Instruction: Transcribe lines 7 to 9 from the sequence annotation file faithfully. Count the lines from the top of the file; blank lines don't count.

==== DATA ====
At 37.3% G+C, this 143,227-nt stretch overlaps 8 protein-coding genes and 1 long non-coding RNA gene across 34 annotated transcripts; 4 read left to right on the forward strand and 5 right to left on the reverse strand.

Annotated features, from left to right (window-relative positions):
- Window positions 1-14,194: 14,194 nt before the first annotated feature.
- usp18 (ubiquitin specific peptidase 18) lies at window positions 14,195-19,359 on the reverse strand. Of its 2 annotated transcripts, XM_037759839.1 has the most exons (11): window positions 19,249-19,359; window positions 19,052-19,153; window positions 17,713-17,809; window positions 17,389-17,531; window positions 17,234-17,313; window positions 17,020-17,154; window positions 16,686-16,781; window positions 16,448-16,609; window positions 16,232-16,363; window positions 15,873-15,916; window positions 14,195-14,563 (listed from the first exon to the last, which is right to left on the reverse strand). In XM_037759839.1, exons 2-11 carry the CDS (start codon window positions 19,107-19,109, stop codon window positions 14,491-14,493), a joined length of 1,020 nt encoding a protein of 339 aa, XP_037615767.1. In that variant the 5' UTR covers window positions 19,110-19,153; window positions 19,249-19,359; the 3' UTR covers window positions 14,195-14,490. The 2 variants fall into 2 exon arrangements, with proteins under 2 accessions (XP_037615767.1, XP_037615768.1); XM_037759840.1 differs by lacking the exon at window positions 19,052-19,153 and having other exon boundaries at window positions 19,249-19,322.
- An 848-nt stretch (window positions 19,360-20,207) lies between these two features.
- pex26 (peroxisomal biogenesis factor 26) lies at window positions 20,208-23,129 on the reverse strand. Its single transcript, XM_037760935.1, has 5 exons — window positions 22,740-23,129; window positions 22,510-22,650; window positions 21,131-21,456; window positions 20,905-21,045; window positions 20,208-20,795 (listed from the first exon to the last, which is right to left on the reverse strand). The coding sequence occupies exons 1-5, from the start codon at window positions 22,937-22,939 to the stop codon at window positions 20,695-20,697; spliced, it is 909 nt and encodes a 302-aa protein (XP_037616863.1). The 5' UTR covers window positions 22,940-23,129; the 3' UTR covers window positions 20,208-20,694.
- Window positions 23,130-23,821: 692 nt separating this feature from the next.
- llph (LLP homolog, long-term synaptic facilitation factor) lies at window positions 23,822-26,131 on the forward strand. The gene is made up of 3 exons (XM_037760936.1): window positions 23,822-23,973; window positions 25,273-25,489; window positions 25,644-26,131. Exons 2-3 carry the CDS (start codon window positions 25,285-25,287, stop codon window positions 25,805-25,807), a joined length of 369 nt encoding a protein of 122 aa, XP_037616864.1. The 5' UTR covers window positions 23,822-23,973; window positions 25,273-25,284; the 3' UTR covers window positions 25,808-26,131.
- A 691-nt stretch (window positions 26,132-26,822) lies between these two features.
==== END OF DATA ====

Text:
- Window positions 23,130-23,821: 692 nt separating this feature from the next.
- llph (LLP homolog, long-term synaptic facilitation factor) lies at window positions 23,822-26,131 on the forward strand. The gene is made up of 3 exons (XM_037760936.1): window positions 23,822-23,973; window positions 25,273-25,489; window positions 25,644-26,131. Exons 2-3 carry the CDS (start codon window positions 25,285-25,287, stop codon window positions 25,805-25,807), a joined length of 369 nt encoding a protein of 122 aa, XP_037616864.1. The 5' UTR covers window positions 23,822-23,973; window positions 25,273-25,284; the 3' UTR covers window positions 25,808-26,131.
- A 691-nt stretch (window positions 26,132-26,822) lies between these two features.